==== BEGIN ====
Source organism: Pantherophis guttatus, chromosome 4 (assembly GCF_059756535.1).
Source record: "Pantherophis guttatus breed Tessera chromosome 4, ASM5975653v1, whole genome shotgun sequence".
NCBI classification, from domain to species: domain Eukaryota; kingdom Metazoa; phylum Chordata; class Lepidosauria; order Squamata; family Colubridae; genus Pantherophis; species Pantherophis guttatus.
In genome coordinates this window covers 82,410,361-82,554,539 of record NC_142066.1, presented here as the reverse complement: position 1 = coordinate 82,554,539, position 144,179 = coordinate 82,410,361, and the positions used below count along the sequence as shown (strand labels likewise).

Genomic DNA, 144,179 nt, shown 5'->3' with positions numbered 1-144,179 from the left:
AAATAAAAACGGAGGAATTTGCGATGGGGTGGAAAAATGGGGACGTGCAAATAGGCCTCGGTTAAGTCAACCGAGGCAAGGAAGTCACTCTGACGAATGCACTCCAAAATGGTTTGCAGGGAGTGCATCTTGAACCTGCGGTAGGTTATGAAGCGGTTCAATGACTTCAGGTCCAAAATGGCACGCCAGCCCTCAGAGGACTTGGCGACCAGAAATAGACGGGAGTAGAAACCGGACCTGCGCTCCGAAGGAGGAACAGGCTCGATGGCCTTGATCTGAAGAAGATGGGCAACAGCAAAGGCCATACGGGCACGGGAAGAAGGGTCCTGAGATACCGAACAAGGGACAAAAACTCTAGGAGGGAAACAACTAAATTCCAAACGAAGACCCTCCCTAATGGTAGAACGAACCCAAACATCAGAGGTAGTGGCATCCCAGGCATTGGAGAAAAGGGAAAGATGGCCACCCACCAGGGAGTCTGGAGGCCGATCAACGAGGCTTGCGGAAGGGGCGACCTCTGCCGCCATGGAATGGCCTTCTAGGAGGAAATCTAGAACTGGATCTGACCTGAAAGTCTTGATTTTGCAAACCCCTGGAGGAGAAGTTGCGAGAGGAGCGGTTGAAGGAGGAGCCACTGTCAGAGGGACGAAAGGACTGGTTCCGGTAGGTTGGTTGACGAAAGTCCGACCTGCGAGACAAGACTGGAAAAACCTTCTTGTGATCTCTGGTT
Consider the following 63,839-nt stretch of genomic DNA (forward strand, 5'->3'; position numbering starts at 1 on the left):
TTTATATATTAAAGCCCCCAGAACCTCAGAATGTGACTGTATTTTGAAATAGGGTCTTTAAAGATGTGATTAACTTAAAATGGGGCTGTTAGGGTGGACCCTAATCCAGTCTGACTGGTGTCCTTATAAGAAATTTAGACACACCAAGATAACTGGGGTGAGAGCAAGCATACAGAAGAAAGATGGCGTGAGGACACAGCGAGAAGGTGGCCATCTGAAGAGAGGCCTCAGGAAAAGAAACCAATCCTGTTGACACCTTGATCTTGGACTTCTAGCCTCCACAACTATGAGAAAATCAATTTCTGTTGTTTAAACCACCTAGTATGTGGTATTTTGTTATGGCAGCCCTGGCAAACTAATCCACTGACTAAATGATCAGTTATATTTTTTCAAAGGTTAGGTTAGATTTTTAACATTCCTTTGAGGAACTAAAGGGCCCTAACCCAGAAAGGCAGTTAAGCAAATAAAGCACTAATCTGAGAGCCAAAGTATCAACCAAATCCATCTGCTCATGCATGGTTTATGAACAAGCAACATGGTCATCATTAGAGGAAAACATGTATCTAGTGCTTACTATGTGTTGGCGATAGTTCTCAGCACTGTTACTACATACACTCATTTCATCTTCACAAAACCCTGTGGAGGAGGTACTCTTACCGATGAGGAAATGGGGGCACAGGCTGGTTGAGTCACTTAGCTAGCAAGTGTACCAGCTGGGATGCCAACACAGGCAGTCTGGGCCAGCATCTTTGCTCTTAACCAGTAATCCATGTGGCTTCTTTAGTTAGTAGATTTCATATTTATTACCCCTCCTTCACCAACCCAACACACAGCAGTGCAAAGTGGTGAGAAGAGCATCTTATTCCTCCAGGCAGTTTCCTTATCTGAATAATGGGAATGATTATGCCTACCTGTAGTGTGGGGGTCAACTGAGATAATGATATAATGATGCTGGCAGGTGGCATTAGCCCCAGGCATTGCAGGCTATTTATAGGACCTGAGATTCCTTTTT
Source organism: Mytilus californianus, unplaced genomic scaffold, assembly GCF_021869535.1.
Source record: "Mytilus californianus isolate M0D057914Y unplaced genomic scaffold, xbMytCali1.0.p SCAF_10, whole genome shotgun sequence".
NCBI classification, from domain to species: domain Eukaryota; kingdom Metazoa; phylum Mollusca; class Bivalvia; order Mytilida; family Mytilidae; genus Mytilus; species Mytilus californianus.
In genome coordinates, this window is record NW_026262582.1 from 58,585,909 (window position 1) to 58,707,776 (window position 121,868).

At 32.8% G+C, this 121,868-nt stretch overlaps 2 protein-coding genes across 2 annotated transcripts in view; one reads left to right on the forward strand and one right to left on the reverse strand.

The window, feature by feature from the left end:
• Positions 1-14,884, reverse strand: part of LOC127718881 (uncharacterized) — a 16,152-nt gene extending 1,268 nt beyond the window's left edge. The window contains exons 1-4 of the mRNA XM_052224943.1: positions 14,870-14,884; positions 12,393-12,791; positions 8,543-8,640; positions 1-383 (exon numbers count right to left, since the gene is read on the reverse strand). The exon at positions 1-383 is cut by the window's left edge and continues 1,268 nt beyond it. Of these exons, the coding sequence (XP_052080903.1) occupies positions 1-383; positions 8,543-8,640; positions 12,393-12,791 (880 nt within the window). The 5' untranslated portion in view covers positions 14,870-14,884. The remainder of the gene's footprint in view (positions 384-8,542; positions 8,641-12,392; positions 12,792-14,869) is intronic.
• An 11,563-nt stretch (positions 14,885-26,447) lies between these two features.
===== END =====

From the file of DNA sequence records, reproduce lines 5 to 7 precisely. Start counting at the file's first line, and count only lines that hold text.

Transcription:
Genomic DNA, 144,179 nt, shown 5'->3' with positions numbered 1-144,179 from the left:
AAATAAAAACGGAGGAATTTGCGATGGGGTGGAAAAATGGGGACGTGCAAATAGGCCTCGGTTAAGTCAACCGAGGCAAGGAAGTCACTCTGACGAATGCACTCCAAAATGGTTTGCAGGGAGTGCATCTTGAACCTGCGGTAGGTTATGAAGCGGTTCAATGACTTCAGGTCCAAAATGGCACGCCAGCCCTCAGAGGACTTGGCGACCAGAAATAGACGGGAGTAGAAACCGGACCTGCGCTCCGAAGGAGGAACAGGCTCGATGGCCTTGATCTGAAGAAGATGGGCAACAGCAAAGGCCATACGGGCACGGGAAGAAGGGTCCTGAGATACCGAACAAGGGACAAAAACTCTAGGAGGGAAACAACTAAATTCCAAACGAAGACCCTCCCTAATGGTAGAACGAACCCAAACATCAGAGGTAGTGGCATCCCAGGCATTGGAGAAAAGGGAAAGATGGCCACCCACCAGGGAGTCTGGAGGCCGATCAACGAGGCTTGCGGAAGGGGCGACCTCTGCCGCCATGGAATGGCCTTCTAGGAGGAAATCTAGAACTGGATCTGACCTGAAAGTCTTGATTTTGCAAACCCCTGGAGGAGAAGTTGCGAGAGGAGCGGTTGAAGGAGGAGCCACTGTCAGAGGGACGAAAGGACTGGTTCCGGTAGGTTGGTTGACGAAAGTCCGACCTGCGAGACAAGACTGGAAAAACCTTCTTGTGATCTCTGGTT
Consider the following 63,839-nt stretch of genomic DNA (forward strand, 5'->3'; position numbering starts at 1 on the left):